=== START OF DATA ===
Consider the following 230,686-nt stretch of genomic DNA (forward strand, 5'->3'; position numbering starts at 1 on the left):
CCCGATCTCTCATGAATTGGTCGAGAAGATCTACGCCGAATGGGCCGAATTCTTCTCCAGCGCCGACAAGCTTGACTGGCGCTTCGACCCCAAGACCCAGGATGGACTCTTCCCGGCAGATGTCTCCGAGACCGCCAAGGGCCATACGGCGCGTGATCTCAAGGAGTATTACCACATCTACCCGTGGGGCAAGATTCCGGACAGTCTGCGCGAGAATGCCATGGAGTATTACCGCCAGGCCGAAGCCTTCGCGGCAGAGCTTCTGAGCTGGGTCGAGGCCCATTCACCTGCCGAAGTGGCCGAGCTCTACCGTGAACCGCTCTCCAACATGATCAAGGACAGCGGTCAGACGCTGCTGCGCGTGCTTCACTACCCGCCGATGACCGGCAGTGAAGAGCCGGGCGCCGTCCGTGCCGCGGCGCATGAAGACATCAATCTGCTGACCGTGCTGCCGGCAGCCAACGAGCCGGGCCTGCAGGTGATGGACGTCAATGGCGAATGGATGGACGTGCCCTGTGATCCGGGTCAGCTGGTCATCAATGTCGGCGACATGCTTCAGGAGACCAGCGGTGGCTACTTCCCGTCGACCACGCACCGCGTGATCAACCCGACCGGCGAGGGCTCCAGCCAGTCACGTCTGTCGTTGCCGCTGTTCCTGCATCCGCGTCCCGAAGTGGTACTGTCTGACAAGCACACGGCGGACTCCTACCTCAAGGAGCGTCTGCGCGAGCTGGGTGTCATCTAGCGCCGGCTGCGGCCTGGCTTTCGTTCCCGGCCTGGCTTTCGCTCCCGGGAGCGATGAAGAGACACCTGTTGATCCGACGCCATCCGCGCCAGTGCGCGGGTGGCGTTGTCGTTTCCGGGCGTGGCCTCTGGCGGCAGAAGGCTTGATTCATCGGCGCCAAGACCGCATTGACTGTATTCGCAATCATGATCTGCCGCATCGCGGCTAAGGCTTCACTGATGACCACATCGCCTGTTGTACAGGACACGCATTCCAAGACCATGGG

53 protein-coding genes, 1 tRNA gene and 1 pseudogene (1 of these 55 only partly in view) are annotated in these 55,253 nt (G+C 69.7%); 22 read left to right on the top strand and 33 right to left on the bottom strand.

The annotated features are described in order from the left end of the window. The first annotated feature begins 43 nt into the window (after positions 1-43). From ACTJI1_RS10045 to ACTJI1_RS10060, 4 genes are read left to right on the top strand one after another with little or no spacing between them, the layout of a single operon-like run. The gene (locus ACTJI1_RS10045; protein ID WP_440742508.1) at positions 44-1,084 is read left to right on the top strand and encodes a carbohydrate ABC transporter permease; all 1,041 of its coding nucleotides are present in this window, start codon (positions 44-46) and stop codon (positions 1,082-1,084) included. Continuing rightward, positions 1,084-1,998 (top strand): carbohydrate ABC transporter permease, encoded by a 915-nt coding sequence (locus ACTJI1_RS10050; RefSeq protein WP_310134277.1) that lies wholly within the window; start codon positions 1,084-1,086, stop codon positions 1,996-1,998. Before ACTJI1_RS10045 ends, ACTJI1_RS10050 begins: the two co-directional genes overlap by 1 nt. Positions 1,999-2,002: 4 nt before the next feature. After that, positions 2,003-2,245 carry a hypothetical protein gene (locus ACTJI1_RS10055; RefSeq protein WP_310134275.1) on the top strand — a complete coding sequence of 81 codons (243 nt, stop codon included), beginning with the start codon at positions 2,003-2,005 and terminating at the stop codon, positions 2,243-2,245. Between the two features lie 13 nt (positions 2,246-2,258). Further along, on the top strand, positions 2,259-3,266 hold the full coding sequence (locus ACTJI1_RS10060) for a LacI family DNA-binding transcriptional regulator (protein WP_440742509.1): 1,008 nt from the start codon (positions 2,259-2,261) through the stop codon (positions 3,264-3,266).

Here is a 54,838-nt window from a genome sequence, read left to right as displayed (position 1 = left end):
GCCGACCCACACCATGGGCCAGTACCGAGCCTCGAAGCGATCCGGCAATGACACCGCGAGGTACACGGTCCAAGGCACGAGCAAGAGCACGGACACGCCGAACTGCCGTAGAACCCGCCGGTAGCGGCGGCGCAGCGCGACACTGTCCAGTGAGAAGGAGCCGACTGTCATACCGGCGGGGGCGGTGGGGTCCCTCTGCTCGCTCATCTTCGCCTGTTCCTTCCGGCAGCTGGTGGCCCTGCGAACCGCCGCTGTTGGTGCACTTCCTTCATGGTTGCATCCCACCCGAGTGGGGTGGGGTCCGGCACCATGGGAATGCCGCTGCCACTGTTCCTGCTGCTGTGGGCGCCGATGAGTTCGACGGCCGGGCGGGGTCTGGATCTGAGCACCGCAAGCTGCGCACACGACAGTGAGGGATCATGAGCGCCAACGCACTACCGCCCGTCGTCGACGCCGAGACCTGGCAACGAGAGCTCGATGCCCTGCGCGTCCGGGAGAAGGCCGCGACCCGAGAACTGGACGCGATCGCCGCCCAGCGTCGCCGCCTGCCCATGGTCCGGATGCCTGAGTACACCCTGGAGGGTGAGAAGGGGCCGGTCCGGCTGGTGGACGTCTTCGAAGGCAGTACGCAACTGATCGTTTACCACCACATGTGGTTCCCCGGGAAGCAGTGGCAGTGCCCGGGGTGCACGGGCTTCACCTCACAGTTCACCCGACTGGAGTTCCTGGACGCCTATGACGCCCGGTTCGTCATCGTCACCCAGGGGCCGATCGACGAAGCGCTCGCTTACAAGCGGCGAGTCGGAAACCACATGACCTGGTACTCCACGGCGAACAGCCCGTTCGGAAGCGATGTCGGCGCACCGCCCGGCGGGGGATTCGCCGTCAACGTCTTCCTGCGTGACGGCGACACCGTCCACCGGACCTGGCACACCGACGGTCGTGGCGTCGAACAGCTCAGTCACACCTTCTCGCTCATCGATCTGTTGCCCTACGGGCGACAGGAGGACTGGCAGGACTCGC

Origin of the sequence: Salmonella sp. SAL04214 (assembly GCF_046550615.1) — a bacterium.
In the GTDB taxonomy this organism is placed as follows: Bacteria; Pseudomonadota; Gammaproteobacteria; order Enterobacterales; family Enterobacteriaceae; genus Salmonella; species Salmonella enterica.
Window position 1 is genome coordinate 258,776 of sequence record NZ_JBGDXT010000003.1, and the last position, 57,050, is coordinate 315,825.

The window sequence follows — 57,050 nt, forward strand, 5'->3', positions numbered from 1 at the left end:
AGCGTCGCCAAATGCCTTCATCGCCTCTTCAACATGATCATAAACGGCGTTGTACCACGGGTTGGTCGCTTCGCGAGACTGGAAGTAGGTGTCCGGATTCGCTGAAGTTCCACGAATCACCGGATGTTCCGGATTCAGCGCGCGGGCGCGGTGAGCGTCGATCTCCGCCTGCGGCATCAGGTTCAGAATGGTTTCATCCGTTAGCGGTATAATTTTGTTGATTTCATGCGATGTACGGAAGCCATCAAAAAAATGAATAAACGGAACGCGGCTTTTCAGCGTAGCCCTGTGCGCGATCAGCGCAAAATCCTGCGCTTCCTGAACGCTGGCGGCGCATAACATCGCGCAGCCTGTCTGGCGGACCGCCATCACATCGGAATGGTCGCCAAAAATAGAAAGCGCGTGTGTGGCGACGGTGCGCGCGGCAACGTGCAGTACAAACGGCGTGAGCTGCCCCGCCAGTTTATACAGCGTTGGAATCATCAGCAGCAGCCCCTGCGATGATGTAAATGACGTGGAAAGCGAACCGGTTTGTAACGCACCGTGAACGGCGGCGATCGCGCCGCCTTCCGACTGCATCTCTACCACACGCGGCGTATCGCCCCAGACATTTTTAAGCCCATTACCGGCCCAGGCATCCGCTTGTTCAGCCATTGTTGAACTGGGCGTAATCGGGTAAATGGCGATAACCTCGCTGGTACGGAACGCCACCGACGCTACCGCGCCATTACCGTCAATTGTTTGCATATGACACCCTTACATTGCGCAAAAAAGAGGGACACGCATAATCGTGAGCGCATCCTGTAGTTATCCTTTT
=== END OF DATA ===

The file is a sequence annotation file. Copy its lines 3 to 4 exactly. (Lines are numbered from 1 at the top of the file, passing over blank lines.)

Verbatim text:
53 protein-coding genes, 1 tRNA gene and 1 pseudogene (1 of these 55 only partly in view) are annotated in these 55,253 nt (G+C 69.7%); 22 read left to right on the top strand and 33 right to left on the bottom strand.

The annotated features are described in order from the left end of the window. The first annotated feature begins 43 nt into the window (after positions 1-43). From ACTJI1_RS10045 to ACTJI1_RS10060, 4 genes are read left to right on the top strand one after another with little or no spacing between them, the layout of a single operon-like run. The gene (locus ACTJI1_RS10045; protein ID WP_440742508.1) at positions 44-1,084 is read left to right on the top strand and encodes a carbohydrate ABC transporter permease; all 1,041 of its coding nucleotides are present in this window, start codon (positions 44-46) and stop codon (positions 1,082-1,084) included. Continuing rightward, positions 1,084-1,998 (top strand): carbohydrate ABC transporter permease, encoded by a 915-nt coding sequence (locus ACTJI1_RS10050; RefSeq protein WP_310134277.1) that lies wholly within the window; start codon positions 1,084-1,086, stop codon positions 1,996-1,998. Before ACTJI1_RS10045 ends, ACTJI1_RS10050 begins: the two co-directional genes overlap by 1 nt. Positions 1,999-2,002: 4 nt before the next feature. After that, positions 2,003-2,245 carry a hypothetical protein gene (locus ACTJI1_RS10055; RefSeq protein WP_310134275.1) on the top strand — a complete coding sequence of 81 codons (243 nt, stop codon included), beginning with the start codon at positions 2,003-2,005 and terminating at the stop codon, positions 2,243-2,245. Between the two features lie 13 nt (positions 2,246-2,258). Further along, on the top strand, positions 2,259-3,266 hold the full coding sequence (locus ACTJI1_RS10060) for a LacI family DNA-binding transcriptional regulator (protein WP_440742509.1): 1,008 nt from the start codon (positions 2,259-2,261) through the stop codon (positions 3,264-3,266).